In the veterinary profession, the respective professionals state that mostly when the dogs are between 6 to 8 years of age they face the big risk of getting this disease.


Progressive retinal atrophy (PRA) is a progressive disease and you can detect the disease only in its final stage. It is a very difficult disease to detect quickly, in the initial stage.

There is no cure guarantee for the dog since even a surgery could cause post-surgical complications like the development of glaucoma. Until now, there is no effective treatment for the cure of PRA in dogs.

Overall, maintain a similar environment to help your dog.

4. Liver Shunt


  • Lethargy
  • Ataxia (coordination problem)
  • Abnormal vocal
  • Weakness
  • Circling
  • Head pressing
  • Drooling
  • Excessive Thirst
  • Frequent urination
  • Diarrhoea
  • Weight loss
  • Tremors
  • Seizures
  • Collapse (In case of very severe condition)


Congenital – Congenital (birth) defect causing intrahepatic (blood diversion in a vessel within the liver) and extrahepatic  (blood diversion in a vessel outside of the liver).

The passage of nutrients, proteins and toxins through the liver and enters the blood circulatory system.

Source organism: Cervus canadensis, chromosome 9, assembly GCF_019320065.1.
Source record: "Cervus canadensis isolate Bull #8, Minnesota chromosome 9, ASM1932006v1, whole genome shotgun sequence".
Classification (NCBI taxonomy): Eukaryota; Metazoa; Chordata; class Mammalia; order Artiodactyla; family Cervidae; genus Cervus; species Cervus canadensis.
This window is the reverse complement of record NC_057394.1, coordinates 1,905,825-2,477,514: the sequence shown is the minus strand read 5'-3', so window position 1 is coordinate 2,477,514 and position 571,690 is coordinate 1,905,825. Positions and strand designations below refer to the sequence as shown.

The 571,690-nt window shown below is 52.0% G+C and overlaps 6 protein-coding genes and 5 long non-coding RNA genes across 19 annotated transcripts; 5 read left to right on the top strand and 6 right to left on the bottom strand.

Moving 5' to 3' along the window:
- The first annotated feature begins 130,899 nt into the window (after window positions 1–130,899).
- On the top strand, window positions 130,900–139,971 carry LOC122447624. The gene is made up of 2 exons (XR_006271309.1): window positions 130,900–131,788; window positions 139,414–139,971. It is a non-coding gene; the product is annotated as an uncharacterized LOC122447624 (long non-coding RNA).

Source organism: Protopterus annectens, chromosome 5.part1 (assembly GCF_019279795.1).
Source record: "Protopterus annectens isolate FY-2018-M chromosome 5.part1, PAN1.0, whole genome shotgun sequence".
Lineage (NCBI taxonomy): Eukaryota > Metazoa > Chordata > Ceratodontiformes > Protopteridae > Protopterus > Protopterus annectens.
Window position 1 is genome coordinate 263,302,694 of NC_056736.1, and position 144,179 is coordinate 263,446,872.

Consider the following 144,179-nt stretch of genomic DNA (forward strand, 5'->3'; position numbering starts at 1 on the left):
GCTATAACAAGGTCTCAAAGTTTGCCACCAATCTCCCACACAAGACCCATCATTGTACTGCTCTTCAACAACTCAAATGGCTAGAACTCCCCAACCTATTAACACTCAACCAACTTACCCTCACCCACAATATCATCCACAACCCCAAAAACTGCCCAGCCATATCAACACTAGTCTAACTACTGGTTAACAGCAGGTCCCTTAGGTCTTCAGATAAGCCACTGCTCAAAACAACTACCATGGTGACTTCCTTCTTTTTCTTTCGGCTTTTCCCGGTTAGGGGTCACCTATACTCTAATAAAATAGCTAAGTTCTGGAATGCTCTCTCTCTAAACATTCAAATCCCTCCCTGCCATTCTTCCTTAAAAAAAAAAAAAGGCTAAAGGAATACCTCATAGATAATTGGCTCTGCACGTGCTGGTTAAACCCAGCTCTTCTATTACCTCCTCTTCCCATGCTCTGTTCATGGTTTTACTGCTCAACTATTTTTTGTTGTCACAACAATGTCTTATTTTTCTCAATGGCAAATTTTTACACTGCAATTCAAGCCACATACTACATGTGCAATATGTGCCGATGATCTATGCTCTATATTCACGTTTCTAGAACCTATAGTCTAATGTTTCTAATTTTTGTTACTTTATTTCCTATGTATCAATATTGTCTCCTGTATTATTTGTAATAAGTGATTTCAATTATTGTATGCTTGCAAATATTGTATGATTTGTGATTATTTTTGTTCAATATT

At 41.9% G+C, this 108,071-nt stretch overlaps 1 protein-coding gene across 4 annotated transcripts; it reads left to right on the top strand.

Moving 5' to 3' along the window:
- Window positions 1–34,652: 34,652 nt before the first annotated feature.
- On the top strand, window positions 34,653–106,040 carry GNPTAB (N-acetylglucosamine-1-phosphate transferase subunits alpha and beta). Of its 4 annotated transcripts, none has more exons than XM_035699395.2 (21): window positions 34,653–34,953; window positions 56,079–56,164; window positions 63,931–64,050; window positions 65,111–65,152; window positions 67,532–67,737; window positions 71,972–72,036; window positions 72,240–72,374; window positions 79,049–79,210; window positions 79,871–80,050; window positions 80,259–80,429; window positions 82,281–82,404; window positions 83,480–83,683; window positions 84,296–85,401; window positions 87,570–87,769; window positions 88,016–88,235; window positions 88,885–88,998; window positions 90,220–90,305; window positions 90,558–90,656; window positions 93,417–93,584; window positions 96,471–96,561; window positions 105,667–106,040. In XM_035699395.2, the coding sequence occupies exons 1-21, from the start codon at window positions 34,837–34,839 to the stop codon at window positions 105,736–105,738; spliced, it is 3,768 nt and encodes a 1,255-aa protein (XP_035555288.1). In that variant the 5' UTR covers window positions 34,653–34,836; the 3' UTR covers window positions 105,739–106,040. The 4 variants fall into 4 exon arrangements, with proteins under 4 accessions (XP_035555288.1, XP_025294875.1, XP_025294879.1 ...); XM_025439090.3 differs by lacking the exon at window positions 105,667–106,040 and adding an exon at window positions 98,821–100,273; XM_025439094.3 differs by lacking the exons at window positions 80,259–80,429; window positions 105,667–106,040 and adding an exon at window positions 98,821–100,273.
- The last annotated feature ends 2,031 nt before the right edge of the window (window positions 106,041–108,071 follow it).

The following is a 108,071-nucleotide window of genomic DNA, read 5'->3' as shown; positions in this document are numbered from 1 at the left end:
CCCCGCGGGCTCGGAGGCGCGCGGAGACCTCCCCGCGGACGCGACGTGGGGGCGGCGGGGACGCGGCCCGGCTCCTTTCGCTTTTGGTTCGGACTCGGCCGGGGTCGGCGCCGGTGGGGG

Acquired – Liver Cirrhosis (Acquired liver shunt)

Kidney stones formation and kidney and bladder infection


Important factors like age of the dog, stage of the liver shunt and overall body condition decide the right course of treatment for liver shunt.


Firstly, the vet will try to control liver shunt with excellent medication itself. With respect to medications, a vet could recommend:

  • Diet changes to the dog – Recommend lower amount of protein in the diet and only intake high-quality protein that is easily digestible
  • Vets prescribe certain antibiotics for lessening the number of bacteria in the gut (stomach) of an affected dog. An enema is given to eliminate the faecal matter along with bacteria from the colon.
  • Likewise, oral lactulose is an indigestible sugar that can ensure the smooth pass out of stools from the intestinal tract. This will lower the pH level in the stomach.

Only a veterinary surgeon can recommend Surgery after thoroughly examining the degree of the shunt, location of the shunt and the dog’s age to bear a surgery.

However, surgical treatment is majorly successful because it ensures normal blood flow to the liver after removing the shunts.

Blue Heeler Price

There are many factors that determine the price of a Blue Heeler puppy such as the age of the dog, quality of the dog (health), its parentage,  nature of breeder and the state of purchase.

However, the average price of a Blue Heeler puppy is $500 – $700 in the USA market.

In the United Kingdom, the current price of a KC (Kennel Club) registered Blue Heeler puppy is £300 and a Non-KC registered category is £408.

Blue Heeler Breeders

  • South Haven Farm
    Address: PO Box 156
    Millers Tavern, VA, 23115
    Tel.: 804-443-3243
  • Bendigo Kennels
    Address: Elk Grove,  CA 95624
    Tel.: 916-961-7561
  • Kittys Kennel Blue Heelers
    Address: Lansing, Iowa
    Tel.: 563-586-2102